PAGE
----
Pharmacovigilance System in Belarus

Pharmacovigilance (PVG), which involves monitoring the safety of medicines, is crucial for pharmaceutical companies to ensure patient safety and comply with regulations globally. 

doctor belarus patient record pvg

However, navigating the complex local regulations across multiple countries can be challenging.

For international companies entering or expanding in the Belarusian market, understanding the country’s PVG system is essential to avoid consequences like product recalls, fines, and reputational damage from non-compliance.

Regulatory Framework in Belarus

Key Legislation and Guidelines on Pharmacovigilance in Belarus

The pharmacovigilance system in Belarus is governed by several key pieces of legislation and guidelines, including:

  1. Law on Pharmaceuticals: This overarching law establishes the legal framework for the regulation of pharmaceuticals in Belarus, including provisions related to pharmacovigilance activities.
  2. Instruction on the Procedure for Reporting Adverse Reactions to Pharmaceuticals: This document outlines the specific requirements and processes for reporting adverse events (AEs) and serious adverse events (SAEs) associated with pharmaceutical products in Belarus.
  3. Instruction on the Procedure for Organizing the Pharmacovigilance System: This instruction provides guidance on the establishment and maintenance of an effective pharmacovigilance system within pharmaceutical companies operating in Belarus.
  4. Adoption of Eurasian Economic Union (EAEU) Good Pharmacovigilance Practices (GVP): Belarus, as a member state of the EAEU, has adopted the EAEU GVP, which aims to harmonize pharmacovigilance practices across the union’s member countries. Compliance with the EAEU GVP is mandatory for companies operating in Belarus.

Regulatory Authorities in Belarus

The primary regulatory authority responsible for overseeing the pharmacovigilance system in Belarus is the Ministry of Healthcare. Within the Ministry, the Center for Expertise and Tests in Healthcare (CETH) plays a crucial role in the implementation and enforcement of PVG regulations.

The CETH is responsible for:

  • Receiving, processing, and evaluating reports on adverse reactions to pharmaceuticals
  • Conducting inspections and audits to ensure compliance with PVG regulations
  • Providing guidance and support to pharmaceutical companies on PVG-related matters
  • Collaborating with international organizations and regulatory bodies to align with global best practices

Pharmacovigilance System Master File (PSMF) in Belarus

The EAEU GVP introduces the concept of a Pharmacovigilance System Master File (PSMF), a comprehensive document that outlines a company’s pharmacovigilance system and its compliance with GVP requirements. While the EAEU PSMF is not a mandatory requirement under Belarusian national legislation, it is considered an addendum to the existing documentation.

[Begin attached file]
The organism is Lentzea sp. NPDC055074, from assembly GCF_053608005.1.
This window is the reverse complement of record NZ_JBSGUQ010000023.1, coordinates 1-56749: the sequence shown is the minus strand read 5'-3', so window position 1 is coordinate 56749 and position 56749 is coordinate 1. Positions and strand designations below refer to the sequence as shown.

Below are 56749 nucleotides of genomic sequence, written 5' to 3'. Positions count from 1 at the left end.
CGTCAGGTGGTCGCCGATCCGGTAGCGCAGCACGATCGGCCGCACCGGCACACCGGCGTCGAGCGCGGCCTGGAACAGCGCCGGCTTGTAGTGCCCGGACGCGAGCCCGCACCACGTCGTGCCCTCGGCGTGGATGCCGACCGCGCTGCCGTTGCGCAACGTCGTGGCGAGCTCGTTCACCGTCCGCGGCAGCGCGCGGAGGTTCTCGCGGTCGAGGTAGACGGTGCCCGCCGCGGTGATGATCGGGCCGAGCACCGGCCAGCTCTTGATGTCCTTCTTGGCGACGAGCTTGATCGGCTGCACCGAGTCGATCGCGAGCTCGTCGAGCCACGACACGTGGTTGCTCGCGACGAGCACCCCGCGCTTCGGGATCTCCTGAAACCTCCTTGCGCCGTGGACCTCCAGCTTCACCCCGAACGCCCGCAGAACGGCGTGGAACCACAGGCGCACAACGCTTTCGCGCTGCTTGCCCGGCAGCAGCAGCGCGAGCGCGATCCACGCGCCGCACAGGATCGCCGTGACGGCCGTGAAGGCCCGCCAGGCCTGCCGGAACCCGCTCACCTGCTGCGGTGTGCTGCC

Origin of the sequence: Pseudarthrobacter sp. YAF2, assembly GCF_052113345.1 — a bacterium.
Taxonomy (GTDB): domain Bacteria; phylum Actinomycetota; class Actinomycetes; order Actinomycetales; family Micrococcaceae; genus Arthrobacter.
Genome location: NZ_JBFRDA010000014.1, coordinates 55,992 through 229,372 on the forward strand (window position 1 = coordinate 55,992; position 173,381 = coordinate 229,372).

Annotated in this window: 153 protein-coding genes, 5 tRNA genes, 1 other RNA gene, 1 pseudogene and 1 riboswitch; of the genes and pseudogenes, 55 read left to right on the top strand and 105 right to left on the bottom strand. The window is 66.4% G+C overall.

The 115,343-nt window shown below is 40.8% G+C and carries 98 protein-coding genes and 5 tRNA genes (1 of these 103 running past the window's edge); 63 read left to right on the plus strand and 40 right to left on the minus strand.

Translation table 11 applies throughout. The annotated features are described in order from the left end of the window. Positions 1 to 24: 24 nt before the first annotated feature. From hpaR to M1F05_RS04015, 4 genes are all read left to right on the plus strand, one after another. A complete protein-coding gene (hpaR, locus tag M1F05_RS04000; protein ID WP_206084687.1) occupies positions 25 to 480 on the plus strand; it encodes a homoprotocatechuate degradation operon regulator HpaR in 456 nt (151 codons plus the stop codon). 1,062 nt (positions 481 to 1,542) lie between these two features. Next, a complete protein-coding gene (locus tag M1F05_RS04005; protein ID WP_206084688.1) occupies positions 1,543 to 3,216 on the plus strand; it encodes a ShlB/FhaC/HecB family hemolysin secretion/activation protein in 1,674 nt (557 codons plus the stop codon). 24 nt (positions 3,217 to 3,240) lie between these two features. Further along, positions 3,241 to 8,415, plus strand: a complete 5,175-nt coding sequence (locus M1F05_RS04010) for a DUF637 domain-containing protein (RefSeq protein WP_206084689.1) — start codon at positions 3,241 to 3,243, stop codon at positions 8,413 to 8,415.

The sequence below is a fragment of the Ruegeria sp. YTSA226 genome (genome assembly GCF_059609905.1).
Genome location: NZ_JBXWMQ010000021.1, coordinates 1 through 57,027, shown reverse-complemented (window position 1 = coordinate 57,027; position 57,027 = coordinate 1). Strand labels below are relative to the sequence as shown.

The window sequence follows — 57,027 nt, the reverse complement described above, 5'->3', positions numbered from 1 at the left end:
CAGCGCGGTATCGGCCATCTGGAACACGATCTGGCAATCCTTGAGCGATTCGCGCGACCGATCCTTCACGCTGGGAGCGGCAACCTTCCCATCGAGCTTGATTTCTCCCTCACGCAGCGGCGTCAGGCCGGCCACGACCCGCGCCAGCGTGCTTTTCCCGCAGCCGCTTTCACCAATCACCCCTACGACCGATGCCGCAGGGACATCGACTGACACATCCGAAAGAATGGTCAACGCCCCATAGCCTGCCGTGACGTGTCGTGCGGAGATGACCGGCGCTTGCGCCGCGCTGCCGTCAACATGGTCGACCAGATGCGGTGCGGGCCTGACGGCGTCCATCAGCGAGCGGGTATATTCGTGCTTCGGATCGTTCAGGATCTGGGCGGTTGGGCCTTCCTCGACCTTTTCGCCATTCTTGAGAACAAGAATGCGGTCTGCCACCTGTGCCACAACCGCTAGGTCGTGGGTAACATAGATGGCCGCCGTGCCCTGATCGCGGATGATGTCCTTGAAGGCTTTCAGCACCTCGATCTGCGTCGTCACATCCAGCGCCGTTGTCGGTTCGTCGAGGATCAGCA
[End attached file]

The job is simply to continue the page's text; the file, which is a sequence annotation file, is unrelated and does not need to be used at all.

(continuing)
Companies operating in Belarus should be prepared to provide the following information regarding their PSMF:

  • PSMF Location: The physical and/or electronic location(s) where the PSMF is stored and maintained.
  • PSMF Submission: The timelines and procedures for submitting the PSMF to the CETH upon request.
  • PSMF Updates: The processes for regularly updating and maintaining the PSMF to reflect changes in the company’s pharmacovigilance system.

Table 1: Key Legislation and Guidelines for Pharmacovigilance in Belarus

Law on PharmaceuticalsEstablishes the legal framework for regulating pharmaceuticals, including PVG provisions
Instruction on Reporting Adverse ReactionsOutlines requirements and processes for reporting AEs and SAEs
Instruction on Organizing the PVG SystemProvides guidance on establishing and maintaining an effective PVG system
EAEU Good Pharmacovigilance Practices (GVP)Harmonized guidelines adopted by Belarus as an EAEU member state
medical safety pvg reports belarus

Adverse Event Reporting in Belarus

Timely and accurate reporting of adverse events (AEs) and serious adverse events (SAEs) is a cornerstone of an effective pharmacovigilance system. 

Belarus has established specific requirements and processes to ensure the proper documentation and communication of safety information related to pharmaceutical products.

Reporting Requirements

The Belarusian regulatory authorities have approved standardized forms for reporting suspected AEs and unexpected SAEs. 

These forms are designed to capture essential information, including:

  • Patient Details: Initials, medical record number, age, gender, weight, and other relevant demographic information.